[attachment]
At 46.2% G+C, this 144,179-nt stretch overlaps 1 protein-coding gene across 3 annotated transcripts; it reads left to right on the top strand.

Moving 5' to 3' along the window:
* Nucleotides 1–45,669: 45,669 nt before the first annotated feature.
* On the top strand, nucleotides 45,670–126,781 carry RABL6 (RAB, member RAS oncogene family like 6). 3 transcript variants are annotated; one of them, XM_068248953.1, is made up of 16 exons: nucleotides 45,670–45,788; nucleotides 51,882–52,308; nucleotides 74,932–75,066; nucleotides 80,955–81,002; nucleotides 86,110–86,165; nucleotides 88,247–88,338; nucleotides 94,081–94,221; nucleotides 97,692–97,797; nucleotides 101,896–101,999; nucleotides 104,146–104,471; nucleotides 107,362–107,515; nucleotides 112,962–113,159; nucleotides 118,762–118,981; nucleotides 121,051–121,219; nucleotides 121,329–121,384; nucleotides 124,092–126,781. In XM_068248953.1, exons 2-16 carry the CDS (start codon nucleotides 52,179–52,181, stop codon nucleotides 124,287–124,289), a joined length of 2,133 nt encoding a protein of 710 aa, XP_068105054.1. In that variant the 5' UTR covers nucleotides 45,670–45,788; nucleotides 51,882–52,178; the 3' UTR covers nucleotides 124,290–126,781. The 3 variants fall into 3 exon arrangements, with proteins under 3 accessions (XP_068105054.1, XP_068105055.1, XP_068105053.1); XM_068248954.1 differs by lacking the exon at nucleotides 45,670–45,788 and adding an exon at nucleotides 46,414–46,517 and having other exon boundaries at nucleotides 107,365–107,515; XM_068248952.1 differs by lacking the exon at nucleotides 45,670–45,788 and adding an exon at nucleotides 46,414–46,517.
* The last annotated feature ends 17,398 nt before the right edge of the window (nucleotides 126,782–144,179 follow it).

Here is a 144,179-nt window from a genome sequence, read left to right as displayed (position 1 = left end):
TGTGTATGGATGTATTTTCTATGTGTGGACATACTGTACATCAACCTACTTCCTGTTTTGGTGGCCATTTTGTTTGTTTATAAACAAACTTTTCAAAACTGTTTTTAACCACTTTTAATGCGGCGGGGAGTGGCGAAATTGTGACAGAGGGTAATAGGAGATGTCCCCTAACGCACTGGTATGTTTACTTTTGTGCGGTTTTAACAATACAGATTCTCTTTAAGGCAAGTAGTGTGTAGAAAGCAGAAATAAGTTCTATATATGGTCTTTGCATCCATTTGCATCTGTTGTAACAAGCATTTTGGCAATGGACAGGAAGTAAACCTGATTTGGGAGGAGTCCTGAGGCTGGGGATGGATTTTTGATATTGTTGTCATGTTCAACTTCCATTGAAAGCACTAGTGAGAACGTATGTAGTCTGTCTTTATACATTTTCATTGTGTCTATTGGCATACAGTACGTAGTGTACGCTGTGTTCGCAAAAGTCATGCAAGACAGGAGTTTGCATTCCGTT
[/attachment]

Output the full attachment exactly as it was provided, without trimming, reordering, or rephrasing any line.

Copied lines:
At 46.2% G+C, this 144,179-nt stretch overlaps 1 protein-coding gene across 3 annotated transcripts; it reads left to right on the top strand.

Moving 5' to 3' along the window:
* Nucleotides 1–45,669: 45,669 nt before the first annotated feature.
* On the top strand, nucleotides 45,670–126,781 carry RABL6 (RAB, member RAS oncogene family like 6). 3 transcript variants are annotated; one of them, XM_068248953.1, is made up of 16 exons: nucleotides 45,670–45,788; nucleotides 51,882–52,308; nucleotides 74,932–75,066; nucleotides 80,955–81,002; nucleotides 86,110–86,165; nucleotides 88,247–88,338; nucleotides 94,081–94,221; nucleotides 97,692–97,797; nucleotides 101,896–101,999; nucleotides 104,146–104,471; nucleotides 107,362–107,515; nucleotides 112,962–113,159; nucleotides 118,762–118,981; nucleotides 121,051–121,219; nucleotides 121,329–121,384; nucleotides 124,092–126,781. In XM_068248953.1, exons 2-16 carry the CDS (start codon nucleotides 52,179–52,181, stop codon nucleotides 124,287–124,289), a joined length of 2,133 nt encoding a protein of 710 aa, XP_068105054.1. In that variant the 5' UTR covers nucleotides 45,670–45,788; nucleotides 51,882–52,178; the 3' UTR covers nucleotides 124,290–126,781. The 3 variants fall into 3 exon arrangements, with proteins under 3 accessions (XP_068105054.1, XP_068105055.1, XP_068105053.1); XM_068248954.1 differs by lacking the exon at nucleotides 45,670–45,788 and adding an exon at nucleotides 46,414–46,517 and having other exon boundaries at nucleotides 107,365–107,515; XM_068248952.1 differs by lacking the exon at nucleotides 45,670–45,788 and adding an exon at nucleotides 46,414–46,517.
* The last annotated feature ends 17,398 nt before the right edge of the window (nucleotides 126,782–144,179 follow it).

Here is a 144,179-nt window from a genome sequence, read left to right as displayed (position 1 = left end):
TGTGTATGGATGTATTTTCTATGTGTGGACATACTGTACATCAACCTACTTCCTGTTTTGGTGGCCATTTTGTTTGTTTATAAACAAACTTTTCAAAACTGTTTTTAACCACTTTTAATGCGGCGGGGAGTGGCGAAATTGTGACAGAGGGTAATAGGAGATGTCCCCTAACGCACTGGTATGTTTACTTTTGTGCGGTTTTAACAATACAGATTCTCTTTAAGGCAAGTAGTGTGTAGAAAGCAGAAATAAGTTCTATATATGGTCTTTGCATCCATTTGCATCTGTTGTAACAAGCATTTTGGCAATGGACAGGAAGTAAACCTGATTTGGGAGGAGTCCTGAGGCTGGGGATGGATTTTTGATATTGTTGTCATGTTCAACTTCCATTGAAAGCACTAGTGAGAACGTATGTAGTCTGTCTTTATACATTTTCATTGTGTCTATTGGCATACAGTACGTAGTGTACGCTGTGTTCGCAAAAGTCATGCAAGACAGGAGTTTGCATTCCGTT